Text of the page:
New insights in technology characterization of medieval Valencia glazes
Faculty of Sciences. Chemistry
X-ray spectrometry. - London
, p. 426-435
University of Antwerp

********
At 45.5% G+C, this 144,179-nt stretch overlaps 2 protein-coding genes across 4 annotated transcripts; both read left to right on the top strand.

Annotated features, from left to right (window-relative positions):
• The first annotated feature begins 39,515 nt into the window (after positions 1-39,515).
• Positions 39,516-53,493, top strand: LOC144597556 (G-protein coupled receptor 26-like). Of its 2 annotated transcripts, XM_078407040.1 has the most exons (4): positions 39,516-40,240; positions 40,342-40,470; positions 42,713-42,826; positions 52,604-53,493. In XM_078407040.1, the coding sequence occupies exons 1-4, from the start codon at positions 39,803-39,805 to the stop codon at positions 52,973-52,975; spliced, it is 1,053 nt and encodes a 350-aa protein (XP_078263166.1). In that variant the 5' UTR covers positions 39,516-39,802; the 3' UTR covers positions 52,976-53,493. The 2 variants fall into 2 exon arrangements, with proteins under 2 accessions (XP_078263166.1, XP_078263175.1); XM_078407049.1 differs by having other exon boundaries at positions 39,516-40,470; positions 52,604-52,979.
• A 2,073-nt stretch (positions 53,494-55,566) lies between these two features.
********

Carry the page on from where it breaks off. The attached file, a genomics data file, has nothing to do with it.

This study shows the first Raman microscopy (RM) and scanning electron microscopy with energy dispersive X-ray spectroscopy (SEM-EDX) characterization of two 14th and 15th century lead-glazed and luster ceramics from the Manises and Paterna workshops (Valencia, Spain) produced after the Aragon Christian conquest of the Iberian Peninsula (14th century). According to experts, these coetaneous ceramics were most probably involved in a process of technological transfer from the Islamic area of Southeast Spain to the Christian area of Valencia (East Spain) at the beginning of the 14th century; later on, the celebrated Manises and Paterna workshops were formed. Although these ceramics have been studied widely in terms of production technology (ceramic body, glazes and luster) using an array of diverse analytical techniques, until now, an RM study has not been carried out. This paper presents results regarding the complex chemical composition of the glaze and luster coloring agents, and the quality of color manufacturing processes, elucidating firing conditions via spectral components analysis (i.e., Q(n) for stretching/bending components) and polymerization index (Ip), emphasizing chronology and pigment technology changes between both Valencian workshops. Coloring agents identified in glazes and lusters were cobalt present in blue glazes, copper in greenish glazes, copper and cobalt in the turquoise glaze, and pyrolusite in black glazes. Tin oxyde was used as an opacifier in white glazes. Two luster manufacture recipes were recognized mainly based on copper and silver compounds. Calculated firing temperatures were up to 1000 degrees C for white glazes and up to 600 degrees C for luster and color glazes. Copyright (c) 2015 John Wiley & Sons, Ltd.